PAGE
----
Synonyms for effect

In this series of blogs I am thinking about how to use language more effectively: to help breathe life and dimension into fiction. Synonyms are different words with same or similar meanings. It occurs to me as I write, how easy it is to repeat the same words all the way through a piece of writing. The word ‘looked’ is one of my own bad examples – so I have found some alternatives. But of course, it is not simply a case of swapping words.

No synonyms have exactly the same meaning. They are similar. So I consider my list: stared, gaped, peered, gazed, peeped, studied and ‘fixed her gaze’. Which to choose? It depends on the precise meaning of the sentence. Is my character simply looking in a casual way? Is she looking more closely – studying, perhaps? Is my character looking in a furtive way – peeping? Or is she merely looking for only a split second – glancing? Or, is she looking for a longer than normal length of time – staring? If my character ‘fixed her gaze’ then there must be something specific for her to fix it on. There is more purpose to that ‘gaze’. You see where I am going with this.

Okay, maybe I am fussing over the right word, but isn’t this what we have to do? Isn’t writing all the better for having found the word with exactly the right meaning to fit what our characters are doing? Word level writing builds into sentence level- then into text level. But the words make up the parts of the whole. So in my view, they are worth focusing on.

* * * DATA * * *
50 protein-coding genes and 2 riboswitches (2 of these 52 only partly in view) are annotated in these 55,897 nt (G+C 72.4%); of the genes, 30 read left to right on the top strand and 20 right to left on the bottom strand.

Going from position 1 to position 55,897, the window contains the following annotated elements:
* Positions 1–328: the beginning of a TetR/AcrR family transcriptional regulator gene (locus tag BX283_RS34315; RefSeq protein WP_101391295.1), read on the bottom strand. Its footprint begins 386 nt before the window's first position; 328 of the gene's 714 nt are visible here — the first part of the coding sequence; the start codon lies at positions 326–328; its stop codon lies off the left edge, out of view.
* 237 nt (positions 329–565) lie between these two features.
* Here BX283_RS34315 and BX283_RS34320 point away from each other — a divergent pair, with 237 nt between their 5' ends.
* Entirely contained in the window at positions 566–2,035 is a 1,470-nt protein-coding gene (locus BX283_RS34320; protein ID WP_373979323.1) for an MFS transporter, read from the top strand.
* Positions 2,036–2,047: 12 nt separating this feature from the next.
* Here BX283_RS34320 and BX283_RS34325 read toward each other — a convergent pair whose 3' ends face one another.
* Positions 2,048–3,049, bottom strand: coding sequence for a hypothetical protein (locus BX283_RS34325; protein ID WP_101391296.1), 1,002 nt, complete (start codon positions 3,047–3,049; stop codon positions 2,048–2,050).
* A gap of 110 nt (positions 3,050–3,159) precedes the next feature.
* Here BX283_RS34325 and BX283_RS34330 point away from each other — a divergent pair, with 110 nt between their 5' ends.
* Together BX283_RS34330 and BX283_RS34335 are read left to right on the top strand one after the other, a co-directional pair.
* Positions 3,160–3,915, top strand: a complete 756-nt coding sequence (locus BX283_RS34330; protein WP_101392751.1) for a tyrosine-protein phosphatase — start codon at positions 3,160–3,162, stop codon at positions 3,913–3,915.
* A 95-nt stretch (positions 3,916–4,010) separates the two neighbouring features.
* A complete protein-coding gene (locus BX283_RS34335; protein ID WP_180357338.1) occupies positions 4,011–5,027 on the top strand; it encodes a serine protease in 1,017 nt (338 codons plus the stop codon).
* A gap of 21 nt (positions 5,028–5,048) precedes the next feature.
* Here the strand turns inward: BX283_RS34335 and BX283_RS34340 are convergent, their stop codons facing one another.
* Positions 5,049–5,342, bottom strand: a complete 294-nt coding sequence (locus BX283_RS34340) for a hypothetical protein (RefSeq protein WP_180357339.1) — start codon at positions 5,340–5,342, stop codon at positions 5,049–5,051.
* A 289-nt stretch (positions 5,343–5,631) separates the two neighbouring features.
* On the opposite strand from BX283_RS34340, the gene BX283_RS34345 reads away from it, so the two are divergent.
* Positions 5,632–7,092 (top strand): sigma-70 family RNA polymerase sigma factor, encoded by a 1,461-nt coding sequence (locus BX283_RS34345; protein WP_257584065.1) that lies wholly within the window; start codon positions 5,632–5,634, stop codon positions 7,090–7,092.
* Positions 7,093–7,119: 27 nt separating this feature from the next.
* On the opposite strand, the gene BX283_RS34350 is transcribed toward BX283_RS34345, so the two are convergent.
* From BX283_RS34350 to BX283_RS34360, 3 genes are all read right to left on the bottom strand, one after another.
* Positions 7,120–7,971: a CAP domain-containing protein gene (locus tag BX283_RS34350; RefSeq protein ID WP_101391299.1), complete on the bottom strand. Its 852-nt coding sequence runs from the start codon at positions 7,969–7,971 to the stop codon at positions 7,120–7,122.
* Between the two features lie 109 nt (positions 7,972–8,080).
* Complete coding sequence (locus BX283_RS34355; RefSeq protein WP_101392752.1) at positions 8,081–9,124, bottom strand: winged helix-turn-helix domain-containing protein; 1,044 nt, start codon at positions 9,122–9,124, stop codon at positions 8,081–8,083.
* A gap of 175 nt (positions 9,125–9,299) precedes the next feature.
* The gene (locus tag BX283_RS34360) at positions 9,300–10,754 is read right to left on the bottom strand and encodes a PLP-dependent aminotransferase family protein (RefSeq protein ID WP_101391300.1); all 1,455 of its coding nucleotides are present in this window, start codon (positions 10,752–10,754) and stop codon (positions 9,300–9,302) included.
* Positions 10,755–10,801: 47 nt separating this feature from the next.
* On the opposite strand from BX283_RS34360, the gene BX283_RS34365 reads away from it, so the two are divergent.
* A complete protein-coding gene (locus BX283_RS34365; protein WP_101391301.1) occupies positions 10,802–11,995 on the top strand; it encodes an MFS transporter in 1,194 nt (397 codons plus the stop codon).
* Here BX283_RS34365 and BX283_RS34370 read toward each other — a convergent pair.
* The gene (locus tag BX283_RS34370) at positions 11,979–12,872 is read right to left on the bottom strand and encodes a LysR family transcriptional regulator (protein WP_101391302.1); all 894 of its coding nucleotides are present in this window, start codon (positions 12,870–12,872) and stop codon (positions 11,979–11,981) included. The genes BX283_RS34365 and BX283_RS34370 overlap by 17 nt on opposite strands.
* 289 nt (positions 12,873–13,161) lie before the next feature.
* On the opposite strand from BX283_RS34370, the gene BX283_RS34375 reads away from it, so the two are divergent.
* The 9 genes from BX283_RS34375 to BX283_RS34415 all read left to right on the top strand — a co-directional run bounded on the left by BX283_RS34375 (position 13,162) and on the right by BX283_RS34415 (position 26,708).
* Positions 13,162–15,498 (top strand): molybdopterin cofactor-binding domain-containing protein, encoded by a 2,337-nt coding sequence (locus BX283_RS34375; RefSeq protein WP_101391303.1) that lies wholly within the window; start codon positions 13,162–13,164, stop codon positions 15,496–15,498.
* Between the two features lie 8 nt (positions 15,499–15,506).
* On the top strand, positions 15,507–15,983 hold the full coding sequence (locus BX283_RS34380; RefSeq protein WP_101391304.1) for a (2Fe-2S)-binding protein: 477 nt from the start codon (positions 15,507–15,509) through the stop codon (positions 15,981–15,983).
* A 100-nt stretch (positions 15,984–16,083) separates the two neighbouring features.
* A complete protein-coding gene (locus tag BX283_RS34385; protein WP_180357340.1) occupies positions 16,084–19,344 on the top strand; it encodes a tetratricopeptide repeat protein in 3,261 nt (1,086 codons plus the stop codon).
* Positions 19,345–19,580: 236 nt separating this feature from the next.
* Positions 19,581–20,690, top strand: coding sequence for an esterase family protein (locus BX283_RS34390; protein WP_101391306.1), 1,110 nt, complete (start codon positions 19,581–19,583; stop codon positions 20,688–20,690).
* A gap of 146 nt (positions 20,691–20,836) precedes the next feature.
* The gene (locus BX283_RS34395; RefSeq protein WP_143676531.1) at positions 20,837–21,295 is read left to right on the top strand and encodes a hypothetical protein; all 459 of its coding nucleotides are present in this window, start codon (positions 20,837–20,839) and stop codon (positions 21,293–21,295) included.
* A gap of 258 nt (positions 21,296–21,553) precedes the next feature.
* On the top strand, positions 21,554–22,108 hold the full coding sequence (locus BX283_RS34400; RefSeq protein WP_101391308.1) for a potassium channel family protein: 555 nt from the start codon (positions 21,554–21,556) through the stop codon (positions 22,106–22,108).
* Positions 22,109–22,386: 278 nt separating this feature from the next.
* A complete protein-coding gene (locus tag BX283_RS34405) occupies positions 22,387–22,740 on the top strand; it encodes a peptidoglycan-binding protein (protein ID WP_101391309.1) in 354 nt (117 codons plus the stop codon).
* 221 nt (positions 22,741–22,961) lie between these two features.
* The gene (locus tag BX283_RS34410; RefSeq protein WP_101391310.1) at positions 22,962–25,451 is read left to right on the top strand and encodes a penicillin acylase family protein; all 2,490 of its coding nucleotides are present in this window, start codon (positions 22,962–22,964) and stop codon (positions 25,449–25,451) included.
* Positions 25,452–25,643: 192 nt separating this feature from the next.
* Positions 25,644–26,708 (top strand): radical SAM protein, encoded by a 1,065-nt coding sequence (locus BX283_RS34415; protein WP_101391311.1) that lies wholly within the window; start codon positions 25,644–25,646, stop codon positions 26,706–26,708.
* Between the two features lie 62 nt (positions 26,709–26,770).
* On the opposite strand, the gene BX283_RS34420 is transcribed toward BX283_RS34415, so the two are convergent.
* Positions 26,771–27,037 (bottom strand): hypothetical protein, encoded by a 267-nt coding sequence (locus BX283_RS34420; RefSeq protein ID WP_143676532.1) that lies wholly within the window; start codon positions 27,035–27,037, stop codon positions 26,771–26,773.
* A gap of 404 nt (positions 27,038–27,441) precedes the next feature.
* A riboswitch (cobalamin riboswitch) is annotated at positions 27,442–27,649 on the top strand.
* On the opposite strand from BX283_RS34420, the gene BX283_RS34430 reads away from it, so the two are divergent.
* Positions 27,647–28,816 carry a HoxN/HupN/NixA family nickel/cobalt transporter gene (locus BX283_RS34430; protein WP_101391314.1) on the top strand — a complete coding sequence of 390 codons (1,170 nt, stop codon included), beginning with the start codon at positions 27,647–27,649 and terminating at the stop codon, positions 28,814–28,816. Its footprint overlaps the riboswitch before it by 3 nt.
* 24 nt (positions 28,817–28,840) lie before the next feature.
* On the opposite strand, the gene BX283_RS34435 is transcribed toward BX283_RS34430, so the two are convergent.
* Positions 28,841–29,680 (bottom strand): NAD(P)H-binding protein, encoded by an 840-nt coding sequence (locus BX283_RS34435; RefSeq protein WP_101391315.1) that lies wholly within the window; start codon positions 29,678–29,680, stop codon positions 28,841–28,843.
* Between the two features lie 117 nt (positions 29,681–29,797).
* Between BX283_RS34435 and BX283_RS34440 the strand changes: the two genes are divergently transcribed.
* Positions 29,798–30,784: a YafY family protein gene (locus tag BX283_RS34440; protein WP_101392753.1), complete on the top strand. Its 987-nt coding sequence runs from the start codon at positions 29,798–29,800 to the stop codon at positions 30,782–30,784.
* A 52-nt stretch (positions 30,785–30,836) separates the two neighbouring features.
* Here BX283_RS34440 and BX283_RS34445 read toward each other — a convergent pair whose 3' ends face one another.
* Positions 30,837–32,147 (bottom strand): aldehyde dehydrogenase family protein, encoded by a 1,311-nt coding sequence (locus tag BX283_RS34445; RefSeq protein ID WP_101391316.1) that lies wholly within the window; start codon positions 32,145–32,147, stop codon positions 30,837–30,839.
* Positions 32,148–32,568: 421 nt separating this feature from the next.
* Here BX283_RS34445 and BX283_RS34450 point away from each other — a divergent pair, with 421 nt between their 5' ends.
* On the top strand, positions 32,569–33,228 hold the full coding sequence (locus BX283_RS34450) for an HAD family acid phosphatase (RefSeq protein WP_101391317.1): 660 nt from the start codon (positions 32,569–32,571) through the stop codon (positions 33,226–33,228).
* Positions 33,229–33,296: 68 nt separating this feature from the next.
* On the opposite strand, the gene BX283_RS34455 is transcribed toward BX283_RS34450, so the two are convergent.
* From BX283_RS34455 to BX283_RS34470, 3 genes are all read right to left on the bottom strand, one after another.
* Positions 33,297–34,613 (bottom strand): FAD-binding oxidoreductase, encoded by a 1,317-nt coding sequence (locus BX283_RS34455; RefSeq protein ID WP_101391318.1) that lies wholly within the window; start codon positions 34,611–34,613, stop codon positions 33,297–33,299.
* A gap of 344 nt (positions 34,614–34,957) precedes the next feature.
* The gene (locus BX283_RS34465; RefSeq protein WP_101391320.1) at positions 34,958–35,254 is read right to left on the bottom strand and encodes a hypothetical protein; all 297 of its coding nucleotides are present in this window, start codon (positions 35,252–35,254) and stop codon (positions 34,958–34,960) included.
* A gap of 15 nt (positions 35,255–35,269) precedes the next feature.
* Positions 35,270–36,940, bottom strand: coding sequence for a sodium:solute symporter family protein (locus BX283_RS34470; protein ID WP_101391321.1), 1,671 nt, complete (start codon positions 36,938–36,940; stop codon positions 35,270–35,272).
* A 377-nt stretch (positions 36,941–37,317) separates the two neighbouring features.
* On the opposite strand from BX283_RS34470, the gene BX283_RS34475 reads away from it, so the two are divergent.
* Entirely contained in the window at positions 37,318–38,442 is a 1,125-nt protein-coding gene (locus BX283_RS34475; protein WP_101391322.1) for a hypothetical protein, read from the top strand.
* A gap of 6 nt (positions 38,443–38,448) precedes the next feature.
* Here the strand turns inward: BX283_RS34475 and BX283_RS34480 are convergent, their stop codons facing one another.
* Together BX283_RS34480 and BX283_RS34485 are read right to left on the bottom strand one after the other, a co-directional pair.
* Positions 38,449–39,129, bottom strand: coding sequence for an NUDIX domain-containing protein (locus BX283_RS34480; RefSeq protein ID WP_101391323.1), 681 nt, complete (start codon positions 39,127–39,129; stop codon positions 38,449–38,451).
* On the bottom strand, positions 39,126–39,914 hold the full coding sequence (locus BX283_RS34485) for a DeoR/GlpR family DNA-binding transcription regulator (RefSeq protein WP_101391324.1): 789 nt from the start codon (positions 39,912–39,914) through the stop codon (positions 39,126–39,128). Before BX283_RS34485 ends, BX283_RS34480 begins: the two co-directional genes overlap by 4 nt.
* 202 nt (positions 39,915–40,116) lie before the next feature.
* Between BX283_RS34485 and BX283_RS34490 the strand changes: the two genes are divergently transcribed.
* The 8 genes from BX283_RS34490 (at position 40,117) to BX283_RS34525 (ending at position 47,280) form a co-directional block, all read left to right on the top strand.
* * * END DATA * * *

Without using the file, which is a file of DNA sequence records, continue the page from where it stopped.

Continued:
Consider another common repeat – walked? My character could have – strolled, ambled, meandered, stomped, hobbled, hiked, bounced, shuffled or tottered. She could have also nipped, popped, moseyed along, or ‘legged it’. And this is only part of a list of 60 synonyms for walked. So again, which to choose? Is my character angry – stomped? Is she happy – bounced? Is she afraid – legged it? Or does she ‘hobble’ because she has hurt her leg?

So what do all these synonyms achieve? Why not just write ‘looked’ or ‘walked’ – I ask myself? It is easier than soul searching for vocabulary. Yet, I know the answer. Writing the same word is lazy. It does not do justice to the characters. It does nothing for the quality of our writing. If we want to create characters that are three-dimensional, then we have to choose exactly the right words to fit the thoughts, actions or speech in which those words sit.

So, If I want to write for effect – to tempt and tease my readers to keep on reading – then I now know what to do.

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